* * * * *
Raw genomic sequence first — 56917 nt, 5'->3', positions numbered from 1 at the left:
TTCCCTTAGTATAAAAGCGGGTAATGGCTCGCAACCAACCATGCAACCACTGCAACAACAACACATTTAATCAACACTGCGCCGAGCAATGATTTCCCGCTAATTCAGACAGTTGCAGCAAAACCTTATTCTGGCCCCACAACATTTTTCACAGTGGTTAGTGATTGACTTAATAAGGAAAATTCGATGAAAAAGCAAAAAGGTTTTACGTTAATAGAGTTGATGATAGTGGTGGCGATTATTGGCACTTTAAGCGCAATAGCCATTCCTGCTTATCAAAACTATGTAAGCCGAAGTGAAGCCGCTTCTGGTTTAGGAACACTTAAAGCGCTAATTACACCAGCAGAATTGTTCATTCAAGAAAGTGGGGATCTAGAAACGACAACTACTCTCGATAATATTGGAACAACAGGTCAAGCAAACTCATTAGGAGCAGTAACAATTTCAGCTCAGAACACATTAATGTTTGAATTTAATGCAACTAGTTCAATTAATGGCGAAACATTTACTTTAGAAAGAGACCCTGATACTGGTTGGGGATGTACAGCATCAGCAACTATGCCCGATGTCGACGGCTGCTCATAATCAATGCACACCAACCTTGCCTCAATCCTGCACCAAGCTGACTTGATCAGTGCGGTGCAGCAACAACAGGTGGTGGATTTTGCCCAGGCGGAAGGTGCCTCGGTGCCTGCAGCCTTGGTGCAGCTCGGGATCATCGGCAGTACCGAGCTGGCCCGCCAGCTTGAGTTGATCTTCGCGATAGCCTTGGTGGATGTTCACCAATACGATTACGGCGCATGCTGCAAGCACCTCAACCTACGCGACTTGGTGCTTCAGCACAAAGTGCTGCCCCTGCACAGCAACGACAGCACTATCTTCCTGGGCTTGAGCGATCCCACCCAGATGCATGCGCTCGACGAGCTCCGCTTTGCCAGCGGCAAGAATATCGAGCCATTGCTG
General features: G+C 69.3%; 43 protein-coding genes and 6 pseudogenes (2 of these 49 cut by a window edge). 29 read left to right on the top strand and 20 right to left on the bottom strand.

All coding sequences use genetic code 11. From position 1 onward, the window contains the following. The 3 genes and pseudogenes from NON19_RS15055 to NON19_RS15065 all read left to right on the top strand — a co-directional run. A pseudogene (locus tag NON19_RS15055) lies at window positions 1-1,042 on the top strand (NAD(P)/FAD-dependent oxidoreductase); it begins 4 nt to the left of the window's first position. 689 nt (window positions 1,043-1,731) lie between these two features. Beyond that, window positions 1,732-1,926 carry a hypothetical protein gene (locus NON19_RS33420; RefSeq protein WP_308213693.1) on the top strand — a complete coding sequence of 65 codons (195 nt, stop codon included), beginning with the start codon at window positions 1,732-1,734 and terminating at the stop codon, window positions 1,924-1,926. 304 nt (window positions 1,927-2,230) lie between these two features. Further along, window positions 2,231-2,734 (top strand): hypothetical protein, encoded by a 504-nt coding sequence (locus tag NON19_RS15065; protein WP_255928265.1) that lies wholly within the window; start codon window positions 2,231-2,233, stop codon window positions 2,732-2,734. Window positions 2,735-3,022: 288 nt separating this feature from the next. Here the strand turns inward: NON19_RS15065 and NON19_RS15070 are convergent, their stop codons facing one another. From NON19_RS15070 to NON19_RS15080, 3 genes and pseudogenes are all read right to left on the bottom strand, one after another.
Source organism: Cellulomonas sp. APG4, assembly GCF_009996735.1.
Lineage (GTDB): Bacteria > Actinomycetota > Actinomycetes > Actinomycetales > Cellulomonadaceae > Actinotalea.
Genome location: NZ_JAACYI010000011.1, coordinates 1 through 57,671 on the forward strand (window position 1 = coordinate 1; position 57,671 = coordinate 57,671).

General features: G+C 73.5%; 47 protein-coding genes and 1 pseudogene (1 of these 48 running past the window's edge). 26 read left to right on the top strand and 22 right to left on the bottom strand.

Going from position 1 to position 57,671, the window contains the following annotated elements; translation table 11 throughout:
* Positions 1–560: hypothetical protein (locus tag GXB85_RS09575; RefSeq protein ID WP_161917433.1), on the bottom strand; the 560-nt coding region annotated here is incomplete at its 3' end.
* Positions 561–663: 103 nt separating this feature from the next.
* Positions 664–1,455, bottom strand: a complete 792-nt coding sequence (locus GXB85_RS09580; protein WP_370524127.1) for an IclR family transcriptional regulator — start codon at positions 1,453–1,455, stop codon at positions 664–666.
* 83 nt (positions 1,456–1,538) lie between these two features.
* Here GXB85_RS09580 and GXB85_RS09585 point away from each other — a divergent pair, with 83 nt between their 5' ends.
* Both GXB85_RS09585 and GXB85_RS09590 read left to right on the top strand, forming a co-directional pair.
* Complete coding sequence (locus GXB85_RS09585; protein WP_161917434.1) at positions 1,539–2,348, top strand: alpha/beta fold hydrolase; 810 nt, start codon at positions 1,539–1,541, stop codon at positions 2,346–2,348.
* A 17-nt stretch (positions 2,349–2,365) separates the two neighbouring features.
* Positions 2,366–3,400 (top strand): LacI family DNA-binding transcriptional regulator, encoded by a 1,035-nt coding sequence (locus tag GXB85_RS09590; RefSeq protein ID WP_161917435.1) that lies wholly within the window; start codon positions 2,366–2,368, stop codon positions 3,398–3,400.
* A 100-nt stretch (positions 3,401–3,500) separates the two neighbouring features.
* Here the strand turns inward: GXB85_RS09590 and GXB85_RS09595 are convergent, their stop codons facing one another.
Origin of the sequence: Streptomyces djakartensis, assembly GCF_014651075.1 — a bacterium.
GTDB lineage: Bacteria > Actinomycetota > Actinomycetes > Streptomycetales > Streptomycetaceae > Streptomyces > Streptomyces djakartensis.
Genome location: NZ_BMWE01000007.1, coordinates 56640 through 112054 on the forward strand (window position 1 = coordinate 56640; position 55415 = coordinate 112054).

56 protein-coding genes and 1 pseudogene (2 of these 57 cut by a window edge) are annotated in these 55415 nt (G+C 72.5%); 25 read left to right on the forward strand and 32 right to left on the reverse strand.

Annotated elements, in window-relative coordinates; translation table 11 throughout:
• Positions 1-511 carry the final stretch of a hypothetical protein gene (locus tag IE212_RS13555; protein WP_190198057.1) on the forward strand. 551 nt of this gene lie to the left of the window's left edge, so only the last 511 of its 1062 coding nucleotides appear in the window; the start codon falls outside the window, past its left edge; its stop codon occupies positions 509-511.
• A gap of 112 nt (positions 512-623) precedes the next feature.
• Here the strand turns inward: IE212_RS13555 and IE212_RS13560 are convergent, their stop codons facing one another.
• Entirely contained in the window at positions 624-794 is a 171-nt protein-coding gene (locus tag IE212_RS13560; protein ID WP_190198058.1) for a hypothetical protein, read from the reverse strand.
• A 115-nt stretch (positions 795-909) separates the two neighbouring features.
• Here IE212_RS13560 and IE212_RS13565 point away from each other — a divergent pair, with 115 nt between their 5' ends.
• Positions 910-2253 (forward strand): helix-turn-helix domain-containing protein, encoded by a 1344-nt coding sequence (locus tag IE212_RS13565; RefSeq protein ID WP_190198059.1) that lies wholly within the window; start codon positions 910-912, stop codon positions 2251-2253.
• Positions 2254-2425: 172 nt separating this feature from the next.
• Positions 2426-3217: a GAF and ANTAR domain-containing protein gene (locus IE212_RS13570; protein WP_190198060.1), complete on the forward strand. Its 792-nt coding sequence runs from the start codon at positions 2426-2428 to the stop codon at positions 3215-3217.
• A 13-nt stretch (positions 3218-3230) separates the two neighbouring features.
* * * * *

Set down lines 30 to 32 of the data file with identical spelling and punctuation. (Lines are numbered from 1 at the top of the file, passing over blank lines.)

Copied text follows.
• A 115-nt stretch (positions 795-909) separates the two neighbouring features.
• Here IE212_RS13560 and IE212_RS13565 point away from each other — a divergent pair, with 115 nt between their 5' ends.
• Positions 910-2253 (forward strand): helix-turn-helix domain-containing protein, encoded by a 1344-nt coding sequence (locus tag IE212_RS13565; RefSeq protein ID WP_190198059.1) that lies wholly within the window; start codon positions 910-912, stop codon positions 2251-2253.